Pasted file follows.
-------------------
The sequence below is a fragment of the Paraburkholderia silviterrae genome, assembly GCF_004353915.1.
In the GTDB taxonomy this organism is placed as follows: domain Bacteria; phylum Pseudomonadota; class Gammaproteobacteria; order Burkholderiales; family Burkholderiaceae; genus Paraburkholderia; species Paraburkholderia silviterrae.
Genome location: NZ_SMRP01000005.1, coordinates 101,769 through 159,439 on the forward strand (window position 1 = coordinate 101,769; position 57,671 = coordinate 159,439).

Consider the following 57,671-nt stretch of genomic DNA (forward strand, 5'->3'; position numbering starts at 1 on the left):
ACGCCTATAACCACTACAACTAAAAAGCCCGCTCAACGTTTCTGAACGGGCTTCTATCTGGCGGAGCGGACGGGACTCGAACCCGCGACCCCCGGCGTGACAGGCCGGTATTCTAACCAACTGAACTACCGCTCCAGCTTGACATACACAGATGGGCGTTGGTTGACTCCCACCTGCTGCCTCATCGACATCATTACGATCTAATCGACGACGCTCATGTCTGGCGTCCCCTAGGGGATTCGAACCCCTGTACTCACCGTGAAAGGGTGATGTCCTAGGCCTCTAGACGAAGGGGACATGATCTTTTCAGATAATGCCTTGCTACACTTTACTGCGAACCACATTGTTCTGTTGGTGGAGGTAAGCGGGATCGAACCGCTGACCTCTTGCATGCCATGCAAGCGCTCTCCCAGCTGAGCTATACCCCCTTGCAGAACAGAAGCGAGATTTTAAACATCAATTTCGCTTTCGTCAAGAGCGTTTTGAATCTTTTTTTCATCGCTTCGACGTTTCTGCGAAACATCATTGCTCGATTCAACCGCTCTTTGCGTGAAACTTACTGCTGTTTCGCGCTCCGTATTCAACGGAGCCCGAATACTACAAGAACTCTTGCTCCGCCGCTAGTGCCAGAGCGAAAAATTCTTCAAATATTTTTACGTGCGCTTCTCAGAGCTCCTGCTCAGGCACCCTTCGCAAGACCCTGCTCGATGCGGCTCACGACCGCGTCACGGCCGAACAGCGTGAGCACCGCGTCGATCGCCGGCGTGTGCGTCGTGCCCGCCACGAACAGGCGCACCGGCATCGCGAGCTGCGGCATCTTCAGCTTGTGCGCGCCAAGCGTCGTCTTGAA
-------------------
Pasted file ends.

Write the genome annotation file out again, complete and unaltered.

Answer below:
The sequence below is a fragment of the Paraburkholderia silviterrae genome, assembly GCF_004353915.1.
In the GTDB taxonomy this organism is placed as follows: domain Bacteria; phylum Pseudomonadota; class Gammaproteobacteria; order Burkholderiales; family Burkholderiaceae; genus Paraburkholderia; species Paraburkholderia silviterrae.
Genome location: NZ_SMRP01000005.1, coordinates 101,769 through 159,439 on the forward strand (window position 1 = coordinate 101,769; position 57,671 = coordinate 159,439).

Consider the following 57,671-nt stretch of genomic DNA (forward strand, 5'->3'; position numbering starts at 1 on the left):
ACGCCTATAACCACTACAACTAAAAAGCCCGCTCAACGTTTCTGAACGGGCTTCTATCTGGCGGAGCGGACGGGACTCGAACCCGCGACCCCCGGCGTGACAGGCCGGTATTCTAACCAACTGAACTACCGCTCCAGCTTGACATACACAGATGGGCGTTGGTTGACTCCCACCTGCTGCCTCATCGACATCATTACGATCTAATCGACGACGCTCATGTCTGGCGTCCCCTAGGGGATTCGAACCCCTGTACTCACCGTGAAAGGGTGATGTCCTAGGCCTCTAGACGAAGGGGACATGATCTTTTCAGATAATGCCTTGCTACACTTTACTGCGAACCACATTGTTCTGTTGGTGGAGGTAAGCGGGATCGAACCGCTGACCTCTTGCATGCCATGCAAGCGCTCTCCCAGCTGAGCTATACCCCCTTGCAGAACAGAAGCGAGATTTTAAACATCAATTTCGCTTTCGTCAAGAGCGTTTTGAATCTTTTTTTCATCGCTTCGACGTTTCTGCGAAACATCATTGCTCGATTCAACCGCTCTTTGCGTGAAACTTACTGCTGTTTCGCGCTCCGTATTCAACGGAGCCCGAATACTACAAGAACTCTTGCTCCGCCGCTAGTGCCAGAGCGAAAAATTCTTCAAATATTTTTACGTGCGCTTCTCAGAGCTCCTGCTCAGGCACCCTTCGCAAGACCCTGCTCGATGCGGCTCACGACCGCGTCACGGCCGAACAGCGTGAGCACCGCGTCGATCGCCGGCGTGTGCGTCGTGCCCGCCACGAACAGGCGCACCGGCATCGCGAGCTGCGGCATCTTCAGCTTGTGCGCGCCAAGCGTCGTCTTGAA